When we were about to leave the park, I admitted to my husband, who had largely planned this trip on his own, that I’d had my doubts about this vacation. It’s not that I don’t like to animal watch and hike. I do, but I wondered if it would hold the attention of our boys or if we would all be tired and cranky and wishing we’d spent a week at the beach instead.

I was pleasantly surprised. They loved it, almost every minute of it. They delighted in the walking past the smelly, gurgling acid pools of a giant super volcano and they loved craning their necks to spot distant elk herds and bird species they’d never seen or bothered to identify.

At times the wildlife was a little closer than we would have liked.
At times the wildlife was a little closer than we would have liked.

We came home refreshed. And I’m delighted to finally take a moment to reflect on the journey. I’m also glad that it didn’t take me the three years it took Burroughs, who defended his slow pace by reminding his readers that he didn’t have the “absolute leisure and peace of the white house” that allowed Roosevelt to write his own reflections shortly after the trip.

Yep. I bet that’s it. If only I were president, I’d have all the time in the world to post. And maybe even to improve my golf swing.

By White House (Pete Souza) / Maison Blanche (Pete Souza) (The Official White House Photostream [1]) [Public domain], via Wikimedia Commons
By White House (Pete Souza) / Maison Blanche (Pete Souza) (The Official White House Photostream [1]) [Public domain], via Wikimedia Commons

Oh the Places I’ve Never Gone: A Story of SPAM

I love a good road trip and, I confess, I have a little bit of an obsession. I collect brochures. I don’t mean that I have a basement full of full color brochures from every place I’ve ever visited. That might actually make sense.

I mean that at every hotel, roadside diner, and rest stop, the first thing I do is check out the tourism brochure rack, and I usually pick up at least three or four. Of course I do this in the places where I’m staying for a while, but also in the places I’m just driving through.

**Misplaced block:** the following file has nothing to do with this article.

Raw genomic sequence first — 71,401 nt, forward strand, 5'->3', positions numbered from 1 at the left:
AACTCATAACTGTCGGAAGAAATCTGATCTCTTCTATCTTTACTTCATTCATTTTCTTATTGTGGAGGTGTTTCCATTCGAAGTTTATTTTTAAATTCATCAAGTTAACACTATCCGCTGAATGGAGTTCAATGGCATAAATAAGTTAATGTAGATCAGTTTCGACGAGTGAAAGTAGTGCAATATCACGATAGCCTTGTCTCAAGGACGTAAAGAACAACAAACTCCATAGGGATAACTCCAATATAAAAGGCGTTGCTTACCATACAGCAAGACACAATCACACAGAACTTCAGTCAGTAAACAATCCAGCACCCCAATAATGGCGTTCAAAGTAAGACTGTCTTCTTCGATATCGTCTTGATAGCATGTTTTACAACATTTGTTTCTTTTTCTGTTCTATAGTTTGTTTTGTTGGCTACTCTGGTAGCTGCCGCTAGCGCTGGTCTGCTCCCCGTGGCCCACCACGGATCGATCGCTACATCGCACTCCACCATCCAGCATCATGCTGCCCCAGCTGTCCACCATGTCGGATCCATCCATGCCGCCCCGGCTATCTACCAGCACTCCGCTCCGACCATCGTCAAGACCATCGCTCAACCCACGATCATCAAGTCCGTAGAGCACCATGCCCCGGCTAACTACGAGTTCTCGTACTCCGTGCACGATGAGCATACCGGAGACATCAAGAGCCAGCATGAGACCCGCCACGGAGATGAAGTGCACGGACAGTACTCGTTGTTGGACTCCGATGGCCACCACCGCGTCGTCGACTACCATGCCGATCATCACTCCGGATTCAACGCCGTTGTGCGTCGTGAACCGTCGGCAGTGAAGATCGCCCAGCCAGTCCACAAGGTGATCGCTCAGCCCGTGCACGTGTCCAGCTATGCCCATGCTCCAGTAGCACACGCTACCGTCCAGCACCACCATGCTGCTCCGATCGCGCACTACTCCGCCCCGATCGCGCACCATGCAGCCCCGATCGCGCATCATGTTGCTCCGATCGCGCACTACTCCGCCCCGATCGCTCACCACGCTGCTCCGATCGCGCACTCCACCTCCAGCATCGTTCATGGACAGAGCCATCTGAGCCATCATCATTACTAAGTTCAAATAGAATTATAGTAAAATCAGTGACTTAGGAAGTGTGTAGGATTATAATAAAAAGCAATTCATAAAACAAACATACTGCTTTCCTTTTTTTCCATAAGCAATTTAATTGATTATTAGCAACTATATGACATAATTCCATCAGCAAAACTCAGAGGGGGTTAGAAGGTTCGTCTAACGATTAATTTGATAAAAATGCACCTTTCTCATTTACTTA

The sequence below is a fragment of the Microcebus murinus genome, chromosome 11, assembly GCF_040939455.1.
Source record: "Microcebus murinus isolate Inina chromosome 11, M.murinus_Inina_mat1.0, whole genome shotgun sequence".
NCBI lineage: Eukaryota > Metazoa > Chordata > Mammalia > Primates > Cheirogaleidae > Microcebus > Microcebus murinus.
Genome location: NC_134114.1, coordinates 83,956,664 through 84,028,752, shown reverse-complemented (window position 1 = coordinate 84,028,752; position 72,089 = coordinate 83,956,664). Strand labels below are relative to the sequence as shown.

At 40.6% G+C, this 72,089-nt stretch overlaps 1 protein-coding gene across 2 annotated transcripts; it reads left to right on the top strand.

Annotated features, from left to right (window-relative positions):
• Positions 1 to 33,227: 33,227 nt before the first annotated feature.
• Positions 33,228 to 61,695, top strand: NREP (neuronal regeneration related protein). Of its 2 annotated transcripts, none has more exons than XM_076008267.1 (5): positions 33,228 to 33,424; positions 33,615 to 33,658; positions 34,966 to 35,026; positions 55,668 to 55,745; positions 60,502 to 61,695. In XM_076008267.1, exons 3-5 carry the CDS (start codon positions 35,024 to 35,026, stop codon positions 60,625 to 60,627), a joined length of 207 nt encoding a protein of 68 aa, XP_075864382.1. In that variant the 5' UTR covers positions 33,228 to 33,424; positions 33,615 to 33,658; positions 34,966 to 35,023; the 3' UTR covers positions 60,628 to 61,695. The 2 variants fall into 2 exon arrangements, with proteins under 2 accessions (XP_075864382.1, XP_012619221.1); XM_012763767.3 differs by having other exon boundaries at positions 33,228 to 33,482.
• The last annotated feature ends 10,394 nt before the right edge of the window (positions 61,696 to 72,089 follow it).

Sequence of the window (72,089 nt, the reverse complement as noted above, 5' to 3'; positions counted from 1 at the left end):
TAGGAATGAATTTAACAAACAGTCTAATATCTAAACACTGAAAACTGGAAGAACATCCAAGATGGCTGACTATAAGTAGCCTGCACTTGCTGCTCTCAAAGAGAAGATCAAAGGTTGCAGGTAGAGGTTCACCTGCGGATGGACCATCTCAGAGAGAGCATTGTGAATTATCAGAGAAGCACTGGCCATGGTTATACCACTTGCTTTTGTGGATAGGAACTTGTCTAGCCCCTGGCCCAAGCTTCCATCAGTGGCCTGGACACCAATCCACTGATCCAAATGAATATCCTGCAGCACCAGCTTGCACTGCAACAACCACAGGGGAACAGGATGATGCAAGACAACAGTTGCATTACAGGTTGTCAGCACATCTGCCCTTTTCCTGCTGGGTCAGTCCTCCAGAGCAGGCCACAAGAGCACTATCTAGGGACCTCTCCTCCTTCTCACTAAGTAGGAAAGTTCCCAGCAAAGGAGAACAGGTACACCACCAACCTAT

In case you can't read it, that phone number is 800-LUV-SPAM, so you can get all of your SPAM and SPAM Museum-related questioned answered. I'm sure you have many.
It’s Free! And it has bathrooms. And probably tee shirts.

And here’s the strange part, I almost never go to the places in the brochures. But I love to learn about bizarre little tourist sites that get highlighted on those racks. I guess it’s my way of soaking in some of quirkiness of the communities I am privileged to pass through.

There are the standard places like zoos, waterparks, and outlet malls and in this part of the country there’s usually a cave tour or two. Sometimes those are accompanied by interesting stories. But the ones I like best advertise those truly unique places, the ones that are just weird enough that it’s unlikely anyone would ever travel specifically to a particular area just to see them.

My latest find, maybe the best brochure I have ever picked up on a road trip, came from a hotel in Rochester, Minnesota where we stopped this weekend on our way to watch a community theater musical production that featured one of our very talented nieces.

Obviously she stole the show and we were delighted to be there to watch her performance, but I admit, second to that, my favorite part of the trip was the place we didn’t go: The SPAM Museum in Austin, Minnesota.

Austin is only about a 45 minute drive from Rochester and not particularly out of the way for a traveler headed back to St. Louis, but it was the last day of our whirlwind weekend road trip. We were anxious to head home. And I was the only one who seemed at all interested in going.